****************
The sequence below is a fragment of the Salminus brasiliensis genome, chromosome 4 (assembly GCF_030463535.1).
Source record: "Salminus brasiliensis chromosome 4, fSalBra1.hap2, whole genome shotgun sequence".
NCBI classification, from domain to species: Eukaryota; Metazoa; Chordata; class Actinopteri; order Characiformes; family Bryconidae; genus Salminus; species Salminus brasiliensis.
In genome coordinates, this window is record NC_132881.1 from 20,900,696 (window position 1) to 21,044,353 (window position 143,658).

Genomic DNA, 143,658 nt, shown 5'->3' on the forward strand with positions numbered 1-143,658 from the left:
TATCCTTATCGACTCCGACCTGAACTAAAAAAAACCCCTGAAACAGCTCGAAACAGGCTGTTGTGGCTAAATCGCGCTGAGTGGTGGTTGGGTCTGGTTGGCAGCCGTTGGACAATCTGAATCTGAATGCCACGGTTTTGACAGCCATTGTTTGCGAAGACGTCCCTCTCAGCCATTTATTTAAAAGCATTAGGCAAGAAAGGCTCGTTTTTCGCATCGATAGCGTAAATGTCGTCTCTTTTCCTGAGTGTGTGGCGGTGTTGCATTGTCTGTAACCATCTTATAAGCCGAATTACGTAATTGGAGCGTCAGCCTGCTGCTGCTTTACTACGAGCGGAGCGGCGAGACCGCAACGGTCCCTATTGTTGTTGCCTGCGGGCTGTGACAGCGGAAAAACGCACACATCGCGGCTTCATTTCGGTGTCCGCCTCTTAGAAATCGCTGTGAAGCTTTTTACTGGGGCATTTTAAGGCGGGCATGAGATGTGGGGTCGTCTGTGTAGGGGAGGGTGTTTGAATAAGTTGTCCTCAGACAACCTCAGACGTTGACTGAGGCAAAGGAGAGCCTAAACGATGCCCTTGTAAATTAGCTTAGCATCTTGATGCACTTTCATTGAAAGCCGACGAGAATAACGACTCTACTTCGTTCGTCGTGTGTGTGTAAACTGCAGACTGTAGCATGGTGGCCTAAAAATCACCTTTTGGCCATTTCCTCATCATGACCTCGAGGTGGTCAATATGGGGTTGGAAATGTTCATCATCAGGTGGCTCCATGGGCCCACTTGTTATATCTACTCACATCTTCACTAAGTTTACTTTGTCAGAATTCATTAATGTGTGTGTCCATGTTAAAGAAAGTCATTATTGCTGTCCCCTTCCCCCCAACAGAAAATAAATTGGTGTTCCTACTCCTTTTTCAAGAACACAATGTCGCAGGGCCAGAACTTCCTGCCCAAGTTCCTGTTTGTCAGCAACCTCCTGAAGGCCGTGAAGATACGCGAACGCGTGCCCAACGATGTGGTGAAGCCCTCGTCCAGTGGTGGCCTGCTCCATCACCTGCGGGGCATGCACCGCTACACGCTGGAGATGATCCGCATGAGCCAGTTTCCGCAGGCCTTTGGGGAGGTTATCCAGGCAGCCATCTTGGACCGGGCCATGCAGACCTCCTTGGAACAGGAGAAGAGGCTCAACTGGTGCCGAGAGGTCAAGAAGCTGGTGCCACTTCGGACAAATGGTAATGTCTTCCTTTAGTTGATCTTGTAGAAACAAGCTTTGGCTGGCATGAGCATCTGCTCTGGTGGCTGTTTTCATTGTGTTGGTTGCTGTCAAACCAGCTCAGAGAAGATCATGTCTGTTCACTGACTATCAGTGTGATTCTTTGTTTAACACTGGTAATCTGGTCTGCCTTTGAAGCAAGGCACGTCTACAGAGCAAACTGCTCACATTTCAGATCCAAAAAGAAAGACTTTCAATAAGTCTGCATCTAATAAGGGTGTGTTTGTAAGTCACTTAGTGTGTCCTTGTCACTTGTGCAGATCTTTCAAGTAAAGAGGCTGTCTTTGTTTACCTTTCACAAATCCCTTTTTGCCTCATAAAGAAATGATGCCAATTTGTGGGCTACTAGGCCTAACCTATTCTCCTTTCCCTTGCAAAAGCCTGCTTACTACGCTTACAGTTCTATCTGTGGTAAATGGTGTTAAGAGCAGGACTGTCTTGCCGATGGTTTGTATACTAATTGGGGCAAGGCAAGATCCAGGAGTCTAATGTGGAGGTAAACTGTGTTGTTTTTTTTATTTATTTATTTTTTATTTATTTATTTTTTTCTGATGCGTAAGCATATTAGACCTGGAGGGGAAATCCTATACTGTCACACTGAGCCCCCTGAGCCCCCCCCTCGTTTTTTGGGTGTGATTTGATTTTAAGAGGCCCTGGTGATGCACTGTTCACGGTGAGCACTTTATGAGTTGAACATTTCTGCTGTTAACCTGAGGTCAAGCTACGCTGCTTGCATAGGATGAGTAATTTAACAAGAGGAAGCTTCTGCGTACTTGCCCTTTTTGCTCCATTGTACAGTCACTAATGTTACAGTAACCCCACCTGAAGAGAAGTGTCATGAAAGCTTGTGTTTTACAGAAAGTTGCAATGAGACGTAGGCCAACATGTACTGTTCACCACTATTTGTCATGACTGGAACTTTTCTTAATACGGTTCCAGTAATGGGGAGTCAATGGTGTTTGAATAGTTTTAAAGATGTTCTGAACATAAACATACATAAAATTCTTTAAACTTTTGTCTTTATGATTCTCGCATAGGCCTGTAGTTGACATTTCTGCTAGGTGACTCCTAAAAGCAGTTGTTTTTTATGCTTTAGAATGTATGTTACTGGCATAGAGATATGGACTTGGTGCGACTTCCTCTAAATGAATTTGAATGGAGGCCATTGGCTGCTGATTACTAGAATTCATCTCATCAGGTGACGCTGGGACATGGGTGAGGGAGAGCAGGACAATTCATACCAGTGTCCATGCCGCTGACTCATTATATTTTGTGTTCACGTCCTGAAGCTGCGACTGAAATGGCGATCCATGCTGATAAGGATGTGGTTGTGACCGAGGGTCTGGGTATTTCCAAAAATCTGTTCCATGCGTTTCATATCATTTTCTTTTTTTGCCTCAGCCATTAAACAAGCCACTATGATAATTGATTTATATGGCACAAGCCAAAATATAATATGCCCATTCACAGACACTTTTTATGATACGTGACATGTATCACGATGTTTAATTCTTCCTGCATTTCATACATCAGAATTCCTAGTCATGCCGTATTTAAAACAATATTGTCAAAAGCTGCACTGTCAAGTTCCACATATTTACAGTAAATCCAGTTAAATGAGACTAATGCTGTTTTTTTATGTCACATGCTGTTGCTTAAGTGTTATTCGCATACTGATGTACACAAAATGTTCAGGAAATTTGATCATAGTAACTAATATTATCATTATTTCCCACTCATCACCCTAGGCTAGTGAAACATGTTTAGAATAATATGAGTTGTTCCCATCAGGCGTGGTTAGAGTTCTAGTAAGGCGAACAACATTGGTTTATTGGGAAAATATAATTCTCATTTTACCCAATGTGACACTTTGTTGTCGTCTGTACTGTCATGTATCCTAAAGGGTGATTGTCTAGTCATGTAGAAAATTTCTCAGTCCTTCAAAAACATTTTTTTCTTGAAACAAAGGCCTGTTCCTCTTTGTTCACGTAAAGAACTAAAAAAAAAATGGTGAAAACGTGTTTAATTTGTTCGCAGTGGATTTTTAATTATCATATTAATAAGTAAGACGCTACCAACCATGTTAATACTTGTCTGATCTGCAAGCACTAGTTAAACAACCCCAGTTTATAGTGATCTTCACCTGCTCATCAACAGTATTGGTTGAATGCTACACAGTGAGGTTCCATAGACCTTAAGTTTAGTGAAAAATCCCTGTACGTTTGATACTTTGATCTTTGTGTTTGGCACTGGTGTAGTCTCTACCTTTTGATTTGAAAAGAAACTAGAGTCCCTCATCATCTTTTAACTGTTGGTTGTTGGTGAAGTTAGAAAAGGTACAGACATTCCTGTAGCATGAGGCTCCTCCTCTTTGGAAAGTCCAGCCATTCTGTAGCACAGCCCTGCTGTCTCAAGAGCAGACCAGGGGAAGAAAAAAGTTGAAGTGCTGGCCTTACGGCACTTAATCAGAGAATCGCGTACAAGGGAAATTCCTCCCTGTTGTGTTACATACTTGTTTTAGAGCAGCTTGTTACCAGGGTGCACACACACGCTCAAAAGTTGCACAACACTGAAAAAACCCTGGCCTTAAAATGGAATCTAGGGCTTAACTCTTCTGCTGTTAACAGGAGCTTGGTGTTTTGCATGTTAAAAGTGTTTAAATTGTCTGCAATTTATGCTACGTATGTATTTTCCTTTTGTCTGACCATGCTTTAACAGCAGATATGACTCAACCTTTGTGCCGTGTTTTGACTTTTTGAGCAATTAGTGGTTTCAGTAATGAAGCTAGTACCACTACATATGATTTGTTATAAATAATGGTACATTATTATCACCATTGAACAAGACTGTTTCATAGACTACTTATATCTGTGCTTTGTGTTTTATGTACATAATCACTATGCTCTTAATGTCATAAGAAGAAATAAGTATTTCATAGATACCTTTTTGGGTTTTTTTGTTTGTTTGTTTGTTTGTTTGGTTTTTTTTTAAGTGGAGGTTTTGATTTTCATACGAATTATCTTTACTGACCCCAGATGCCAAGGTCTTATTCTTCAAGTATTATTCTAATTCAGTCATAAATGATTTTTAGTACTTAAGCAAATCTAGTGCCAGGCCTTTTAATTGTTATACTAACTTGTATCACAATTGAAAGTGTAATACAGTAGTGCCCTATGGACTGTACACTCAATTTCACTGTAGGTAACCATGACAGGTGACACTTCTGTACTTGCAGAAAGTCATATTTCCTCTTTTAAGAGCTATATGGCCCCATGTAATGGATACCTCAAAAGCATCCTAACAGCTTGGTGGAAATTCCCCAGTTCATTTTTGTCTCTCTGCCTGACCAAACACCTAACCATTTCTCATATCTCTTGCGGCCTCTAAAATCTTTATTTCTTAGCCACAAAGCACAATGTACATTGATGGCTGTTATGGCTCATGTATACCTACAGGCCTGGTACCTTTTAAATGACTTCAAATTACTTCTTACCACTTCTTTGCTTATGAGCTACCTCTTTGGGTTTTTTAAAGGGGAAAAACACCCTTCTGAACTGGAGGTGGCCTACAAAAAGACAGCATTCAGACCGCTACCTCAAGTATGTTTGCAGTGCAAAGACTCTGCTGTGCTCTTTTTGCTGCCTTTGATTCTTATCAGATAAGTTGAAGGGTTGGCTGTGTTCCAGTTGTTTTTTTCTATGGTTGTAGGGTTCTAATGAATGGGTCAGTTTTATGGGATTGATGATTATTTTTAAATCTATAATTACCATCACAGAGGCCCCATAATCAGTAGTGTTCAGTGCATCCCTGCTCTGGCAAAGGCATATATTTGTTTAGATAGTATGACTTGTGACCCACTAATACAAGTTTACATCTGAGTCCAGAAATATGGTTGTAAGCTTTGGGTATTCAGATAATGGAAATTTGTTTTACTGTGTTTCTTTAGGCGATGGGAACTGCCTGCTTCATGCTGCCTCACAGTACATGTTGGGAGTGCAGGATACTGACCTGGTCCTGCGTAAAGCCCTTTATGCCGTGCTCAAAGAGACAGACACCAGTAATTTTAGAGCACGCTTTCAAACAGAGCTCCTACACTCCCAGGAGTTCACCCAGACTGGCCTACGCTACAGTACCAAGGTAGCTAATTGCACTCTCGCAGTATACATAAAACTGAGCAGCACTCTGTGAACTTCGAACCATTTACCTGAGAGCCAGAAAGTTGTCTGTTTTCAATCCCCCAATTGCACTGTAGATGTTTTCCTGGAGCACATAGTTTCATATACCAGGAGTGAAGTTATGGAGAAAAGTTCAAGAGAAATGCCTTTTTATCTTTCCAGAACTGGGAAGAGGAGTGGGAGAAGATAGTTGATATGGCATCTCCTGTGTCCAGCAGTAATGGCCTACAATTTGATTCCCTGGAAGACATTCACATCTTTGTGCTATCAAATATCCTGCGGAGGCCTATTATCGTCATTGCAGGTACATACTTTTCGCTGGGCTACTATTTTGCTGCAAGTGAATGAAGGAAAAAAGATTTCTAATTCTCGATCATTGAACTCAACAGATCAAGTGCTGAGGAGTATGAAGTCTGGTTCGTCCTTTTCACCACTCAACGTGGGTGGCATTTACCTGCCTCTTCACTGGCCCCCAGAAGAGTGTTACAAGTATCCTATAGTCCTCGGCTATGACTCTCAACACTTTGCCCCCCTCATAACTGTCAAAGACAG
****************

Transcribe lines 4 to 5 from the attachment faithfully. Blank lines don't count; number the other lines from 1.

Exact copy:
In genome coordinates, this window is record NC_132881.1 from 20,900,696 (window position 1) to 21,044,353 (window position 143,658).

Genomic DNA, 143,658 nt, shown 5'->3' on the forward strand with positions numbered 1-143,658 from the left: